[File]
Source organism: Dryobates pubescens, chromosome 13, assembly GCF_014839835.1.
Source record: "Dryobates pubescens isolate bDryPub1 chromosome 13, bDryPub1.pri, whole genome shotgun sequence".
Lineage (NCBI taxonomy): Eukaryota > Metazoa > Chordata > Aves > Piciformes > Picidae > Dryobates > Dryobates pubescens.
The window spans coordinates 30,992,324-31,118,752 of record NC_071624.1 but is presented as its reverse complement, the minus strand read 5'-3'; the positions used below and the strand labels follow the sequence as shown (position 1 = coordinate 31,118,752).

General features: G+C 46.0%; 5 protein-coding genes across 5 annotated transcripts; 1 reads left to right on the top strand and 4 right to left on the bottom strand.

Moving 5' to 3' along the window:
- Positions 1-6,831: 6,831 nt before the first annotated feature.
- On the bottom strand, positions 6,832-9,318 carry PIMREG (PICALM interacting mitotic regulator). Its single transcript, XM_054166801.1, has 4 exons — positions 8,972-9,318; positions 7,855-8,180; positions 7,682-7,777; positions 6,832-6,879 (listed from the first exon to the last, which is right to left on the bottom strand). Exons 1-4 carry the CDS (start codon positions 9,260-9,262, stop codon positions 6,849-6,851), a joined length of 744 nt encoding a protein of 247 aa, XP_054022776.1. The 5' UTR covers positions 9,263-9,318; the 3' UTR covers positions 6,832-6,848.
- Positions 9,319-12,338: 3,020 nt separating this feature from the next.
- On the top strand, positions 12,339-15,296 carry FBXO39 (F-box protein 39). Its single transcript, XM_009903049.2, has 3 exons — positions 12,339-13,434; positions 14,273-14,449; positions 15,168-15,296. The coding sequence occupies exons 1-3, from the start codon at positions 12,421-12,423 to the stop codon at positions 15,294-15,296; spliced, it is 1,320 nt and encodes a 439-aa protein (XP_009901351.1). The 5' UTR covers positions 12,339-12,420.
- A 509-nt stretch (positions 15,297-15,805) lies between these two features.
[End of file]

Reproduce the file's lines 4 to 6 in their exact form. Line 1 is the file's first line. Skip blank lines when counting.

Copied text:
The window spans coordinates 30,992,324-31,118,752 of record NC_071624.1 but is presented as its reverse complement, the minus strand read 5'-3'; the positions used below and the strand labels follow the sequence as shown (position 1 = coordinate 31,118,752).

General features: G+C 46.0%; 5 protein-coding genes across 5 annotated transcripts; 1 reads left to right on the top strand and 4 right to left on the bottom strand.

Moving 5' to 3' along the window: